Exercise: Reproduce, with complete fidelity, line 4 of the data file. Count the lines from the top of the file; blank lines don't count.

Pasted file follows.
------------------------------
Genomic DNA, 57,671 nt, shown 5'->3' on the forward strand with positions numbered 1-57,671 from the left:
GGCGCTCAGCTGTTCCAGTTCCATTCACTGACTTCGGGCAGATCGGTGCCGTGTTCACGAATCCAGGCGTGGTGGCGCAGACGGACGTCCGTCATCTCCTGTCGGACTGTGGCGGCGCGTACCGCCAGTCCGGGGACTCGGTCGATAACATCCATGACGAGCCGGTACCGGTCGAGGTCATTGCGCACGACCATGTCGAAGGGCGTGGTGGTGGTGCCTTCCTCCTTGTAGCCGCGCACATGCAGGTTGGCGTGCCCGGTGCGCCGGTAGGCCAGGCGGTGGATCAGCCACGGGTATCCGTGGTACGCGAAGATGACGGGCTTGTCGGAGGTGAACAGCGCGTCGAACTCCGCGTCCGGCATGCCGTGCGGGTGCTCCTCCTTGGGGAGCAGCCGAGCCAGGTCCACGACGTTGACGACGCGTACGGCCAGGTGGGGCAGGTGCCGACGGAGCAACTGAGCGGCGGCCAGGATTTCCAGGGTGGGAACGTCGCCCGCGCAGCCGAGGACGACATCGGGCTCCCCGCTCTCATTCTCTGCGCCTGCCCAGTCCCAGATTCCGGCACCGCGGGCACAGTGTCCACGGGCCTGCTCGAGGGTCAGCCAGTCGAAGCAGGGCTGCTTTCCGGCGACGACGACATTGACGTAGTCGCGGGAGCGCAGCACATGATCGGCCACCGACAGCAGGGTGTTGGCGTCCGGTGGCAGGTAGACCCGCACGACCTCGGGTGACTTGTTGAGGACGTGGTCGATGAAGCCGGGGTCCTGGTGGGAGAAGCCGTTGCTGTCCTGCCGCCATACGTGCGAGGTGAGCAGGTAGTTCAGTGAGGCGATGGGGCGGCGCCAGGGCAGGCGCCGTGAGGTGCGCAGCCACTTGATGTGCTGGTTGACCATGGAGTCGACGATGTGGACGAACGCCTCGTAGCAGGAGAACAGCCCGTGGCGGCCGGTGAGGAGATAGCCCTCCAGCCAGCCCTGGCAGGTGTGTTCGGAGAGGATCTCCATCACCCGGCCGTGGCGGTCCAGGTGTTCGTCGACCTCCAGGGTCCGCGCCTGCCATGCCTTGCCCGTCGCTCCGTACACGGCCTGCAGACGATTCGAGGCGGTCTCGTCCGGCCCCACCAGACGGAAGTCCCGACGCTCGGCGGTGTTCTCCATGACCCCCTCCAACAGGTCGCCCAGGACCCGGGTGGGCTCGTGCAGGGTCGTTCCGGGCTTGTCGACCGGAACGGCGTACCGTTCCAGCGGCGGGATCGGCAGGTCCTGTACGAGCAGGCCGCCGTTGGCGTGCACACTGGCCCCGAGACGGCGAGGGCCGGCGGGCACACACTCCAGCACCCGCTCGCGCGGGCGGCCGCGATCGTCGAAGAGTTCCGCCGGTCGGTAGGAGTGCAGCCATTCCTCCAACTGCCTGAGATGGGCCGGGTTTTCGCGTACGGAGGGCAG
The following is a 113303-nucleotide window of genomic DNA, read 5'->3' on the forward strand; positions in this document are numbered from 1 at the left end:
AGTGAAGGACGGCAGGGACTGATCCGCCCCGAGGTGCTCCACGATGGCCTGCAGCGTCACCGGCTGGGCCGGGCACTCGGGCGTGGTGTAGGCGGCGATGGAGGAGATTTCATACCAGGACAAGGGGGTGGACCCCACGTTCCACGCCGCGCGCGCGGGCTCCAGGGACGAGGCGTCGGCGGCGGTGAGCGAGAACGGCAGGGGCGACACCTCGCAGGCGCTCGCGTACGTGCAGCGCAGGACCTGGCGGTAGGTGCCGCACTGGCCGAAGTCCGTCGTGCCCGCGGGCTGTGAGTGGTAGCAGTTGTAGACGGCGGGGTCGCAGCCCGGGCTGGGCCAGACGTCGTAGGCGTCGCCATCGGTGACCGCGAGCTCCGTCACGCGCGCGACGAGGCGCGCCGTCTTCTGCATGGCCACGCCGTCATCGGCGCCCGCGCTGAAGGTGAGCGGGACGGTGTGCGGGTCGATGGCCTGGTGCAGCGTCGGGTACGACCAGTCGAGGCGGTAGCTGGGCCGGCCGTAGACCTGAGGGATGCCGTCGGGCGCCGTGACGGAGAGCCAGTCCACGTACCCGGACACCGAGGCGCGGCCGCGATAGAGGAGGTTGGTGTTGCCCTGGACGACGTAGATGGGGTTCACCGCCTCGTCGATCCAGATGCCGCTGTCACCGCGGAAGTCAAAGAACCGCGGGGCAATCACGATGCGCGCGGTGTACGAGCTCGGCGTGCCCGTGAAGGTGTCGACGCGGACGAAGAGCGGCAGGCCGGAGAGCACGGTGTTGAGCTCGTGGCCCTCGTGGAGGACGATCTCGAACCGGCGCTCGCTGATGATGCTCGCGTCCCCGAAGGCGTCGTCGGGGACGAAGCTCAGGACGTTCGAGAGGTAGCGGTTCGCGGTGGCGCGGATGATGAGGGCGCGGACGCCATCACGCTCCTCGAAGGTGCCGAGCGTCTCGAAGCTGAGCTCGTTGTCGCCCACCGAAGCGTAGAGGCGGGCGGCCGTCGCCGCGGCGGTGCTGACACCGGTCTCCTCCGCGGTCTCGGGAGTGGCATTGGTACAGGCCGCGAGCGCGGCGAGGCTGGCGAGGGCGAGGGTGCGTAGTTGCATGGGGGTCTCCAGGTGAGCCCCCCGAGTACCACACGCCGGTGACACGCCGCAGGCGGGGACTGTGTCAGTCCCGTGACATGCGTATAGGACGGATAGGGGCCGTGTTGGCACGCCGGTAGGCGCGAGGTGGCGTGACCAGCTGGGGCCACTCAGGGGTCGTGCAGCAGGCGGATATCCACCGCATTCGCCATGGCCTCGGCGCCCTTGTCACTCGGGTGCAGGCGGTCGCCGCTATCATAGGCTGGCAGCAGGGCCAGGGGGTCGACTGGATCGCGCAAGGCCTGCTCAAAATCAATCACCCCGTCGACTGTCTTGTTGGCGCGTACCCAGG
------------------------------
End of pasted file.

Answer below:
AGTGAAGGACGGCAGGGACTGATCCGCCCCGAGGTGCTCCACGATGGCCTGCAGCGTCACCGGCTGGGCCGGGCACTCGGGCGTGGTGTAGGCGGCGATGGAGGAGATTTCATACCAGGACAAGGGGGTGGACCCCACGTTCCACGCCGCGCGCGCGGGCTCCAGGGACGAGGCGTCGGCGGCGGTGAGCGAGAACGGCAGGGGCGACACCTCGCAGGCGCTCGCGTACGTGCAGCGCAGGACCTGGCGGTAGGTGCCGCACTGGCCGAAGTCCGTCGTGCCCGCGGGCTGTGAGTGGTAGCAGTTGTAGACGGCGGGGTCGCAGCCCGGGCTGGGCCAGACGTCGTAGGCGTCGCCATCGGTGACCGCGAGCTCCGTCACGCGCGCGACGAGGCGCGCCGTCTTCTGCATGGCCACGCCGTCATCGGCGCCCGCGCTGAAGGTGAGCGGGACGGTGTGCGGGTCGATGGCCTGGTGCAGCGTCGGGTACGACCAGTCGAGGCGGTAGCTGGGCCGGCCGTAGACCTGAGGGATGCCGTCGGGCGCCGTGACGGAGAGCCAGTCCACGTACCCGGACACCGAGGCGCGGCCGCGATAGAGGAGGTTGGTGTTGCCCTGGACGACGTAGATGGGGTTCACCGCCTCGTCGATCCAGATGCCGCTGTCACCGCGGAAGTCAAAGAACCGCGGGGCAATCACGATGCGCGCGGTGTACGAGCTCGGCGTGCCCGTGAAGGTGTCGACGCGGACGAAGAGCGGCAGGCCGGAGAGCACGGTGTTGAGCTCGTGGCCCTCGTGGAGGACGATCTCGAACCGGCGCTCGCTGATGATGCTCGCGTCCCCGAAGGCGTCGTCGGGGACGAAGCTCAGGACGTTCGAGAGGTAGCGGTTCGCGGTGGCGCGGATGATGAGGGCGCGGACGCCATCACGCTCCTCGAAGGTGCCGAGCGTCTCGAAGCTGAGCTCGTTGTCGCCCACCGAAGCGTAGAGGCGGGCGGCCGTCGCCGCGGCGGTGCTGACACCGGTCTCCTCCGCGGTCTCGGGAGTGGCATTGGTACAGGCCGCGAGCGCGGCGAGGCTGGCGAGGGCGAGGGTGCGTAGTTGCATGGGGGTCTCCAGGTGAGCCCCCCGAGTACCACACGCCGGTGACACGCCGCAGGCGGGGACTGTGTCAGTCCCGTGACATGCGTATAGGACGGATAGGGGCCGTGTTGGCACGCCGGTAGGCGCGAGGTGGCGTGACCAGCTGGGGCCACTCAGGGGTCGTGCAGCAGGCGGATATCCACCGCATTCGCCATGGCCTCGGCGCCCTTGTCACTCGGGTGCAGGCGGTCGCCGCTATCATAGGCTGGCAGCAGGGCCAGGGGGTCGACTGGATCGCGCAAGGCCTGCTCAAAATCAATCACCCCGTCGACTGTCTTGTTGGCGCGTACCCAGG